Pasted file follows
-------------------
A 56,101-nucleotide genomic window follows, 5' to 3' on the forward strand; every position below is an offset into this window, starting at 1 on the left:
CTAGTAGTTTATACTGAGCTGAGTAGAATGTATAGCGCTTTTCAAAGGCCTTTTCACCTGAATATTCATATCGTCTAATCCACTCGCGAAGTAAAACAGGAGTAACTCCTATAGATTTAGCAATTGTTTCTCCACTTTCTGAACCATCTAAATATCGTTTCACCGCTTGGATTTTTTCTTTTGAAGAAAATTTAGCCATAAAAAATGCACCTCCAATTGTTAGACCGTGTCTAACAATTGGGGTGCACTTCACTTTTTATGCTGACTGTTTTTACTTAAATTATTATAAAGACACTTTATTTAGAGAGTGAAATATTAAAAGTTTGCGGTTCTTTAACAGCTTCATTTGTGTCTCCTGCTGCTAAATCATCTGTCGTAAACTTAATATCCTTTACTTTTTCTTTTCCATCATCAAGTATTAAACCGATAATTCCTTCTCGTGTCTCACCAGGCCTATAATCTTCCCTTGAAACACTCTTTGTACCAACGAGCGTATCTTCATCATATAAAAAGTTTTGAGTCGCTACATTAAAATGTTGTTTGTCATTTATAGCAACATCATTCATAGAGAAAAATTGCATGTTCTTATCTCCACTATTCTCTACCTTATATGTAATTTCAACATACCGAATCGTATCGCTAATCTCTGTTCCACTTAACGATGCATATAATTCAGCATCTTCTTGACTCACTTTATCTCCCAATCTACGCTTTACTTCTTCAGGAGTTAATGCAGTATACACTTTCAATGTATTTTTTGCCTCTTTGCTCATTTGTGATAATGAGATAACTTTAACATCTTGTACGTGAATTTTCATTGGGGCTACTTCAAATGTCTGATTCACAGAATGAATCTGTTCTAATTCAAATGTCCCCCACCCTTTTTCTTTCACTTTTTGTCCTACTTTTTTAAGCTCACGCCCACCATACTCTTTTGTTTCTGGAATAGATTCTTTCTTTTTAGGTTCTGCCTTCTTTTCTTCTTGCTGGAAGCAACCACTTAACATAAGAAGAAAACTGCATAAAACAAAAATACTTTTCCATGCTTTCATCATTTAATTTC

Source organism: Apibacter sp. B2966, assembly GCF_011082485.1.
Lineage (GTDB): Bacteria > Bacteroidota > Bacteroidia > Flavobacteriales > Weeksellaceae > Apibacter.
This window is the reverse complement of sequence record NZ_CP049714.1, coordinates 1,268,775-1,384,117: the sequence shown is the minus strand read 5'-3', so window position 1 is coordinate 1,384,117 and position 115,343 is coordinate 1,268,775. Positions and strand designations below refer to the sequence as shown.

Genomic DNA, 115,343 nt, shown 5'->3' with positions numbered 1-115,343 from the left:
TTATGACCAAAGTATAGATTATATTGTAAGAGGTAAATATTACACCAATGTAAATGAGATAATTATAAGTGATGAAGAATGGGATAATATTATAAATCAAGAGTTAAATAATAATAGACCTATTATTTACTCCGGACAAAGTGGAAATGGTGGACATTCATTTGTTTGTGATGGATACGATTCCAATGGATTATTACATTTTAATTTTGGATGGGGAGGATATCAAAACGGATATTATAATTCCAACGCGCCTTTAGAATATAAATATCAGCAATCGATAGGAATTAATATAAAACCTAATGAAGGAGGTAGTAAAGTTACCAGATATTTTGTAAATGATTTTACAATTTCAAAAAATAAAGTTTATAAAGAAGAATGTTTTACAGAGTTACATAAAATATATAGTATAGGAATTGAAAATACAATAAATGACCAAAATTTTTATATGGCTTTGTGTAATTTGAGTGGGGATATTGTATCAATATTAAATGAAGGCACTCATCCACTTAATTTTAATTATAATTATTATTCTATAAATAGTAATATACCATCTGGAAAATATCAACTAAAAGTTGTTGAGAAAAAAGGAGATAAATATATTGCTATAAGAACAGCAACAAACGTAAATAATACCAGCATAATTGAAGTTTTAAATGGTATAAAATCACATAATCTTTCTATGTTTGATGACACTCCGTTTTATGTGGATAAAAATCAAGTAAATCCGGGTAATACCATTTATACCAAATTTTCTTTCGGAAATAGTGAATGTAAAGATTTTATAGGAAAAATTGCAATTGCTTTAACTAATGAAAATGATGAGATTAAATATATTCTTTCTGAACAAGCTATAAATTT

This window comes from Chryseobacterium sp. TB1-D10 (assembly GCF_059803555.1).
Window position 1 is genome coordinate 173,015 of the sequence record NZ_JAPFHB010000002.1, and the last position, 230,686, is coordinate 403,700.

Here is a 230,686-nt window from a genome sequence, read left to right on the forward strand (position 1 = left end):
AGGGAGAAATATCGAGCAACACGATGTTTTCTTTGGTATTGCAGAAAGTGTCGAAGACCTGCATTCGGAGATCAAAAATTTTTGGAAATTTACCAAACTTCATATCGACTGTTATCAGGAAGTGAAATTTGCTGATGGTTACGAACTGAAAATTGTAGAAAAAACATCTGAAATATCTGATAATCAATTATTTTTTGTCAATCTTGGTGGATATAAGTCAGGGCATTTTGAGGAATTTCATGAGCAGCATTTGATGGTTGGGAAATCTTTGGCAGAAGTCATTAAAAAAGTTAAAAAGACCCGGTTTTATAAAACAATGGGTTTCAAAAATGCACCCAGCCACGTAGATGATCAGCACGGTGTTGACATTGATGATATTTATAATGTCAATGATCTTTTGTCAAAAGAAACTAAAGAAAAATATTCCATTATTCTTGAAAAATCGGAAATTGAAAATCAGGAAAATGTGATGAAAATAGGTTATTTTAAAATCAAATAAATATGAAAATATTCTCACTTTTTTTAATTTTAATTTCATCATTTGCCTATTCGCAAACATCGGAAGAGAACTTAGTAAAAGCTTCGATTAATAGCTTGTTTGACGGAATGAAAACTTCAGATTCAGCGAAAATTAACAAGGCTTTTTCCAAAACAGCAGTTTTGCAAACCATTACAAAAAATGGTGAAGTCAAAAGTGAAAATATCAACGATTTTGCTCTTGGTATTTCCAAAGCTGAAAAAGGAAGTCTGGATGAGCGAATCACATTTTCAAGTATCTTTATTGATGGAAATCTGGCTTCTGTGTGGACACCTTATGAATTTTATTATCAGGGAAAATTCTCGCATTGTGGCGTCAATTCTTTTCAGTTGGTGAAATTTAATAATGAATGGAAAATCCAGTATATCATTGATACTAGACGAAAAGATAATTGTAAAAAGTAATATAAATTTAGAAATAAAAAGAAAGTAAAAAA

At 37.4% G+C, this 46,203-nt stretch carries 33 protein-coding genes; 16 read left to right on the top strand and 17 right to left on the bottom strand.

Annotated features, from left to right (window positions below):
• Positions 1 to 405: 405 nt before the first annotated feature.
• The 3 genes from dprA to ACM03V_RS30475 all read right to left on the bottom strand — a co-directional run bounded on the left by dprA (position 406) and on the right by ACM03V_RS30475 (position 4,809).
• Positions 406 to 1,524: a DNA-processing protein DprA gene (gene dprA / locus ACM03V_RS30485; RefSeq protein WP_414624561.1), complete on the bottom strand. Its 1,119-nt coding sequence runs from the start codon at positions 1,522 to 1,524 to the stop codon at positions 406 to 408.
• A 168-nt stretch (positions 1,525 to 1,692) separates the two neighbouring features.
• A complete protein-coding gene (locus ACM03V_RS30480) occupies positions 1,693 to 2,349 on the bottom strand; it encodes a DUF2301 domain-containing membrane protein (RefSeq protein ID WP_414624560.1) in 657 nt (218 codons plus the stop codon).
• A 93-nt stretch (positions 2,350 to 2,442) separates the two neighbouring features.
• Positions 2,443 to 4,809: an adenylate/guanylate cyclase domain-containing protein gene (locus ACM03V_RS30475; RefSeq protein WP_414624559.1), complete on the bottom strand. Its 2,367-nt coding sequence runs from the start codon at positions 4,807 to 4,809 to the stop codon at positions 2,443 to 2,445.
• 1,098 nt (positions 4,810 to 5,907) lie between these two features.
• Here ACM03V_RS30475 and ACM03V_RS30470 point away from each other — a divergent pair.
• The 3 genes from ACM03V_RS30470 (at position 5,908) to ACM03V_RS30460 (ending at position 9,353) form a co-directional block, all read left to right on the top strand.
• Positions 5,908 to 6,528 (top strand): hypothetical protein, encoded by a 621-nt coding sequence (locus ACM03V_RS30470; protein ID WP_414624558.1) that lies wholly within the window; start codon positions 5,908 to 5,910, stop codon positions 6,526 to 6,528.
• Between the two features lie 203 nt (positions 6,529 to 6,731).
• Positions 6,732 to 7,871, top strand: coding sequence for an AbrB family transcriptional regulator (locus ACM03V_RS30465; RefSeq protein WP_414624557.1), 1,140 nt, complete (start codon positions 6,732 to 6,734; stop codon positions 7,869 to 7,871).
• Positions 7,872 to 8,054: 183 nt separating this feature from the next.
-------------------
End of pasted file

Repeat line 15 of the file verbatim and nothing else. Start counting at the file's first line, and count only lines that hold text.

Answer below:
• The 3 genes from dprA to ACM03V_RS30475 all read right to left on the bottom strand — a co-directional run bounded on the left by dprA (position 406) and on the right by ACM03V_RS30475 (position 4,809).